The American Bankers Association released its quarterly Consumer Credit Delinquency Bulletin this morning, revealing that many consumer delinquency rates were down aside from home equity lines of credit.
According to the report, delinquencies on home equity lines of credit rose to a 5 ½ year high in the second quarter of 2007, with 0.77 percent of these loans labeled delinquent in the April-June period.
Late payments rose from a rate of 0.66 percent the prior quarter, and marked their highest level since reaching 0.81 percent in 2001.
Conversely, closed-end second mortgage payment performance improved, with the delinquency rate dropping from 2.15 percent to 1.99 percent in the latest reported quarter.
These types of loans carry a fixed interest rate on a set loan amount, so borrowers can’t continue to pull from their home equity, and they don’t have to worry about rising interest rates.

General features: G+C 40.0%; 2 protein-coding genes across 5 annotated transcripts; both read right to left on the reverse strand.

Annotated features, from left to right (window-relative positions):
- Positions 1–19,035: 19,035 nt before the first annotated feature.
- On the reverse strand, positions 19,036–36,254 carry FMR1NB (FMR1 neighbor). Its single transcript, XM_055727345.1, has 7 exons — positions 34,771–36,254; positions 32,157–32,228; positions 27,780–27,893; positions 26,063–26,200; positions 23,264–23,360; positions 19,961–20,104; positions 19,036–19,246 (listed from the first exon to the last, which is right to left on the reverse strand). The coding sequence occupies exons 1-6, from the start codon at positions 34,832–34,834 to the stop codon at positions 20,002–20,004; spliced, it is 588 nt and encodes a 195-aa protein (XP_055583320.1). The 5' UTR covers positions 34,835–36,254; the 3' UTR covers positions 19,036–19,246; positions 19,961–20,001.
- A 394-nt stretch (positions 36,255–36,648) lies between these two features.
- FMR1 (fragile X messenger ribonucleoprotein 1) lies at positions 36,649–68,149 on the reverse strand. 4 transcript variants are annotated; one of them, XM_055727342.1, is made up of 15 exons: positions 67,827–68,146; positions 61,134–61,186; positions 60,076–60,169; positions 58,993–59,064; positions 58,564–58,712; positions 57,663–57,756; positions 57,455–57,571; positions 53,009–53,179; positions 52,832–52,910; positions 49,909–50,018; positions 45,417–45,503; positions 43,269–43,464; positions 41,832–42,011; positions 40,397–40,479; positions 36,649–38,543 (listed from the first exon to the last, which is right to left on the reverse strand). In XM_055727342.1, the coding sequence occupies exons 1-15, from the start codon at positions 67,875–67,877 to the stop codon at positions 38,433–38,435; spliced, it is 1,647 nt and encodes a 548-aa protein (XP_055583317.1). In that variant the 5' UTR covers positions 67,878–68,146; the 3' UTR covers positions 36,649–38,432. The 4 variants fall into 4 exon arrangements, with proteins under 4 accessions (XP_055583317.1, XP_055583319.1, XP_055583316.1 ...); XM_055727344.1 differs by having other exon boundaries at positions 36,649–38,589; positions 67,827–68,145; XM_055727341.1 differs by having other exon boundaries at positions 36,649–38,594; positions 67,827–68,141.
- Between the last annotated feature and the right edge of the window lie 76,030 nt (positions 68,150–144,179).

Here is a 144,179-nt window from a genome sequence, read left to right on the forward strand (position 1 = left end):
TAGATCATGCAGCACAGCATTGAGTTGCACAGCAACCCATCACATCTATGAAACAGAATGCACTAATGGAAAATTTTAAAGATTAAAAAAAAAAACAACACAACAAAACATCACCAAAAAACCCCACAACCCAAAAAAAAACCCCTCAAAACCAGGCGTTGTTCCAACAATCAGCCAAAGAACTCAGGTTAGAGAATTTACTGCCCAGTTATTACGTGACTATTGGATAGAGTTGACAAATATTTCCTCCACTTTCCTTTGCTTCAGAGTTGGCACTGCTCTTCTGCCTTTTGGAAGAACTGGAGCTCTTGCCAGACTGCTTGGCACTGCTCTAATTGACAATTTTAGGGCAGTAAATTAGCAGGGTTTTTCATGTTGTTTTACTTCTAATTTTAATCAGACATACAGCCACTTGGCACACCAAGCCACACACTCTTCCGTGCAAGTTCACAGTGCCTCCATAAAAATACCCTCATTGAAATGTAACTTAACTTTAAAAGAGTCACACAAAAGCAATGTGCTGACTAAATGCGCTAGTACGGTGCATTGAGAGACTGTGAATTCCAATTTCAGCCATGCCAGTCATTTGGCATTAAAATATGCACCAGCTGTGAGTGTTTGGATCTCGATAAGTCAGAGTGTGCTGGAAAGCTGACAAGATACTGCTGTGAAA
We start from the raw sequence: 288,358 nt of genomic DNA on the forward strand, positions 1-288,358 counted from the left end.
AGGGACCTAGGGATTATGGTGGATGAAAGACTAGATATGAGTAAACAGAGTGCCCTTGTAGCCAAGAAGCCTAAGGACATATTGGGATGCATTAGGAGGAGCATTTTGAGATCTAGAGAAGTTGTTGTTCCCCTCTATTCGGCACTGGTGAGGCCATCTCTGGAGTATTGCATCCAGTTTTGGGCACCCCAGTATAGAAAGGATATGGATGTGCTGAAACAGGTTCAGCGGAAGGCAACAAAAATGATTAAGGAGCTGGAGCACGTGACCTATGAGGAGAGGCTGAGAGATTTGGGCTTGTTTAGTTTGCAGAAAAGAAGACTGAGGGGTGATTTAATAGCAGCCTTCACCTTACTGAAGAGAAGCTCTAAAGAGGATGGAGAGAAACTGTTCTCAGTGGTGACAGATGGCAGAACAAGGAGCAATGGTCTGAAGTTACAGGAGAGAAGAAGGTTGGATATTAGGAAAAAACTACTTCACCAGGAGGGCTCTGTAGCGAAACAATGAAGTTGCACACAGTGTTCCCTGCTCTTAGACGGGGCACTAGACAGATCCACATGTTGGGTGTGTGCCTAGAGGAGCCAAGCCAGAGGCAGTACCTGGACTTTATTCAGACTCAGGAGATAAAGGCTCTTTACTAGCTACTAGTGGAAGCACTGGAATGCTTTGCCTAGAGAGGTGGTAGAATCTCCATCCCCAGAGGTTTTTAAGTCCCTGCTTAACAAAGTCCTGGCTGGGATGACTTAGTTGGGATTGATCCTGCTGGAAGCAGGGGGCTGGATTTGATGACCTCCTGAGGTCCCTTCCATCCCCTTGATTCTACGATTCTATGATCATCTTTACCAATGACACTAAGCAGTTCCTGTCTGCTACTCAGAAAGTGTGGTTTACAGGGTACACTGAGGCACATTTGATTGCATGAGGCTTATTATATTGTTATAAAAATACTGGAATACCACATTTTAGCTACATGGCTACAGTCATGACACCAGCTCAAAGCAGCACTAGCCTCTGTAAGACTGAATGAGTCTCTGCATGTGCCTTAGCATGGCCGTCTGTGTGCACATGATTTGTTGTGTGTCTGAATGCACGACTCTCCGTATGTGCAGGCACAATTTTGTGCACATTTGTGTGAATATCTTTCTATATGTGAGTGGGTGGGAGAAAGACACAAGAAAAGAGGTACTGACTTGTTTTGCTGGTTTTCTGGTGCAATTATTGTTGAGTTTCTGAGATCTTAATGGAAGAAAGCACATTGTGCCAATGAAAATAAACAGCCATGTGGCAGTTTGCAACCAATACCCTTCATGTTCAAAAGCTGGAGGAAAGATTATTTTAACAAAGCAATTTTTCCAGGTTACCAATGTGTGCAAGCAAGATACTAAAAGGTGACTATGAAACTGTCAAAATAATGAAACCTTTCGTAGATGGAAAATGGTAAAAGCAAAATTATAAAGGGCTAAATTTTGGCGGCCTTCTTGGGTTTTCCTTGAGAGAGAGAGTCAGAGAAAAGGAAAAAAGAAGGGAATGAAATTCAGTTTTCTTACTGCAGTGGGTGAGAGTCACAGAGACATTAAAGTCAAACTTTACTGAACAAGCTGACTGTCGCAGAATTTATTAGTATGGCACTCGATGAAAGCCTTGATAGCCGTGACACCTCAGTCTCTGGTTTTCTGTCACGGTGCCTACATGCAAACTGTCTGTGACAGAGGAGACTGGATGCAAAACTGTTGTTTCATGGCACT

Borrowers with home equity lines of credit should get some breathing room thanks to the latest fed rate cut, as most Heloc’s are tied to the prime rate, which dropped 0.5%.
All in all, most delinquency rates dropped slightly compared to the first period of the year, with the groups composite delinquency rate dropping from 2.42% to 2.27% in the second quarter.
“Consumers fared reasonably well in the second quarter despite turmoil in the subprime mortgage market,” ABA Chief Economist James Chessen said in a press release. “Relatively good numbers in income and job growth have helped to limit spillover to other consumer loans.”
While the data may seem reassuring, the true impact of the mortgage mess may not be seen until later quarters as refinancing options have recently become severely limited.
The bankers association’s survey includes more than 300 banks nationwide, and a delinquency is defined as a payment past due 30 days or more.